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Revisiting U.S. Policy On Syria


We'd like to get a U.S. perspective on this now. United States Senator Mike Rounds is with us. He is a Republican. He represents South Dakota, and he serves on the Senate Armed Services Committee. And he's with us now. Senator Rounds, thank you so much for speaking with us.

MIKE ROUNDS: Yes, under very unfortunate circumstances, I might add.

MARTIN: Indeed, indeed. Now, nearly a year ago to the day, President Trump ordered airstrikes on Syria after an alleged chemical attack. You supported that decision. Do you think there needs to be a similar response now?

ROUNDS: I think last year, when it occurred, he was a new president. He sent a message, I believe, that was appropriate, that if you crossed that line that all civilized countries agree is drawn in the sand, that there will be consequences. Now, this year, they have once again crossed that line. I've suggesting that I think we have some very good individuals who can provide excellent advice to the president. I think we should appropriately respond but do it our terms, not based upon an immediate knee jerk but rather lay this thing out and make sure that this time there is no misunderstanding as to our position when Syria or Russia uses these types of weapons or allows these types of weapons to be used.

MARTIN: Well, you know, speaking of our position, I mean, the president has been tweeting a lot in response to these reports of this chemical attack. And he called on Syria to open up the area to medical workers. He said, Russia and Iran are responsible for backing Assad. He blamed President Obama for not taking a tougher stance in Syria. But just this past week, the president suggested it might be time to pull out of Syria. So the question is, does this administration have a policy on Syria? Do you think you know what the administration's policy is?

ROUNDS: In most cases, when it comes to the policies that are actually being utilized, they are correct. I put more stock in them than the discussions that we have on the Twitter account. I liken that to basically the president having an open coffee conversation with the American public. I put more stock in the actual policies that are directed. I continue to believe that, in terms of our ability in Congress, we look at the policies of the directives. But I do not follow on a daily basis his Twitter account. I think that's more conversation than it is policy.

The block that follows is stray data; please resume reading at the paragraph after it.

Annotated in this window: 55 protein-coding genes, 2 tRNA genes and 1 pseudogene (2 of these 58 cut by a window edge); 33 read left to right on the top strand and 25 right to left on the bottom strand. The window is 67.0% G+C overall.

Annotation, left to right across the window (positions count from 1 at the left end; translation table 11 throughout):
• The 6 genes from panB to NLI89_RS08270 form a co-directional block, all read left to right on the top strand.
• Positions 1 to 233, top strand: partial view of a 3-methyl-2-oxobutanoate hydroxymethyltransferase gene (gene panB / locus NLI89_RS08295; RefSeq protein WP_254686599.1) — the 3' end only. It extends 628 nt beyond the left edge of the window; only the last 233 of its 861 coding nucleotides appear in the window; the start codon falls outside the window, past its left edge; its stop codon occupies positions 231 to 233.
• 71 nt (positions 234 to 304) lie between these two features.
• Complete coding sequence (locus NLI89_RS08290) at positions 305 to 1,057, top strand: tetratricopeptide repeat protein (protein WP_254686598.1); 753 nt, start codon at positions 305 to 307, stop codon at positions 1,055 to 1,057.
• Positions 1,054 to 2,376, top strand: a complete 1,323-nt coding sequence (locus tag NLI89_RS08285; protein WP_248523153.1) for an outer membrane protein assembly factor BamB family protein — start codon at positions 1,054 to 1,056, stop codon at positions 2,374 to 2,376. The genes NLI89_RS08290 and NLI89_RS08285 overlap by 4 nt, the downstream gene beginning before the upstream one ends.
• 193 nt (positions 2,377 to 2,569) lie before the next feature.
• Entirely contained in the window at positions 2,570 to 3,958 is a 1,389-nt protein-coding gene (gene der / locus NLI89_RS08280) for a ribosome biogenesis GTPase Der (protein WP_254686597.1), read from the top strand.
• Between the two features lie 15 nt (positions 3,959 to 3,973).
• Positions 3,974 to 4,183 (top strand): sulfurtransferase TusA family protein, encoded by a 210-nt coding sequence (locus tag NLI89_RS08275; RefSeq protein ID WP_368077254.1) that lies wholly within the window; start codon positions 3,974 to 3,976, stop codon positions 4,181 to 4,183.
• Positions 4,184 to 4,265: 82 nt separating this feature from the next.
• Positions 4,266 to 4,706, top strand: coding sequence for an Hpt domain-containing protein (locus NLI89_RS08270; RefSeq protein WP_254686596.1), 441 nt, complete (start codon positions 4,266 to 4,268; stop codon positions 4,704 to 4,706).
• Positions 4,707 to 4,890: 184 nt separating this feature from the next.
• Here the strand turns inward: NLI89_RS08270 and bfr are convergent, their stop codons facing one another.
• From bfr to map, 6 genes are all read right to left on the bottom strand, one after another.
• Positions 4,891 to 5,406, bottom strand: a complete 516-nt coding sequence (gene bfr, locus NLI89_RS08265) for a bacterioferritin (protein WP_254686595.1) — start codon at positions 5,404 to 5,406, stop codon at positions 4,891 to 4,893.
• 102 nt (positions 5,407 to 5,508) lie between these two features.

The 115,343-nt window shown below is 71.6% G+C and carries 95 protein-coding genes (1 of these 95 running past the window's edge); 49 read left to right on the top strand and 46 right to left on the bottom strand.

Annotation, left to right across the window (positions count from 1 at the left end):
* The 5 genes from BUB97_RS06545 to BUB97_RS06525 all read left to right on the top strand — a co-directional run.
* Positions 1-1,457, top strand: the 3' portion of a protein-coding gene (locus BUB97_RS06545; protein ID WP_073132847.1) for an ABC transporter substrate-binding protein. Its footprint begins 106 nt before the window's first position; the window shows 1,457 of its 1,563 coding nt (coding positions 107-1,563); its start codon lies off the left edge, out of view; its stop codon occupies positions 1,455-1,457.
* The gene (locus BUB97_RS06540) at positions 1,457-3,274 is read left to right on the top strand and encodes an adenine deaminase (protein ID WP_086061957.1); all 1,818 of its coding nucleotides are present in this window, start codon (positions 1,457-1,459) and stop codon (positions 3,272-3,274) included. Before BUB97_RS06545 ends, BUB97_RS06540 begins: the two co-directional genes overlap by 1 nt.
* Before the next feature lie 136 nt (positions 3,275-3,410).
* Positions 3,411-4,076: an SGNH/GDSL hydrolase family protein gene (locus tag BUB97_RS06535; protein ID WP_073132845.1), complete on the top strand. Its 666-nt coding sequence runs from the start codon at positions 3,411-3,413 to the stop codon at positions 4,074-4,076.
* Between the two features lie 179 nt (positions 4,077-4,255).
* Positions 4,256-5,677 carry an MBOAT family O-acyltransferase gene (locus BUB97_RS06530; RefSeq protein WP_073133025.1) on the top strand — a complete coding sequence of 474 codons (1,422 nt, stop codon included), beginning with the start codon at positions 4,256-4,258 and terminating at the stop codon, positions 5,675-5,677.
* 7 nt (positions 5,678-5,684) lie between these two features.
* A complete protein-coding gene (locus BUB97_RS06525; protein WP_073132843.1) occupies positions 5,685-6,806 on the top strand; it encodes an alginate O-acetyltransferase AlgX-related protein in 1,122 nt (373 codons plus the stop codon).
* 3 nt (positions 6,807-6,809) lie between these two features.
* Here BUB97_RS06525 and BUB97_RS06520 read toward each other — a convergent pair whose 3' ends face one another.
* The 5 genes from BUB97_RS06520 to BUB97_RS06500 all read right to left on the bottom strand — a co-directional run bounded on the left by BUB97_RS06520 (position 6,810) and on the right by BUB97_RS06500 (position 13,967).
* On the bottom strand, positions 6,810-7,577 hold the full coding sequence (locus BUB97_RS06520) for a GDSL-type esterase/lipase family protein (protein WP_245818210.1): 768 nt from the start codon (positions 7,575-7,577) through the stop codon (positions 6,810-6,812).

MARTIN: There has been a lot of churn at the White House, though, as you know, certainly in the foreign policy area. The president's about to bring on his third national security adviser tomorrow. He's on his second chief of staff. There's been a lot of turnover at the State Department. And I'm wondering what effect all this is having on the president's ability to focus and to commit on some of these difficult decisions. Do you have that concern?

ROUNDS: Well, he - the president has the prerogative to choose the people that he wants within his administration. I won't take that away from him. And he can change them as often as he wants. But it does make it more difficult for those of us that are following policy to be able to develop those relationships with the individuals who are advising the president.

I can tell you that our secretary of defense is very well respected in the halls of Congress. His advice, I think, is critical. His preparation and understanding about what has to occur before policy is actually implemented is very much respected. And it provides us, I think, with a more secure thought process with regard to how policy is developed and how it is implemented, you know, at the national level. So I like the fact that the secretary of defense is there. He has been there from the beginning. And most certainly, I think his advice is very, very valuable at a time like this.

MARTIN: Senator, we only have about 30 seconds left, so I wanted to ask if you think there is a role for Congress at this juncture?

ROUNDS: Most certainly I think Congress will look at what our response - the possible responses are. I would suspect that we will ask to make certain that we know who caused this attack and what the plans are to to make our position known and in terms of what our policy will be in response to this. The red line has been drawn in the sand. And most certainly, we have an obligation as one of the leading countries in the world to make a response to this type of uncivilized action by the individuals who did this.

MARTIN: That's Republican Senator Mike Rounds. He represents South Dakota. Senator, thank you so much for speaking with us.

ROUNDS: Thank you. Transcript provided by NPR, Copyright NPR.

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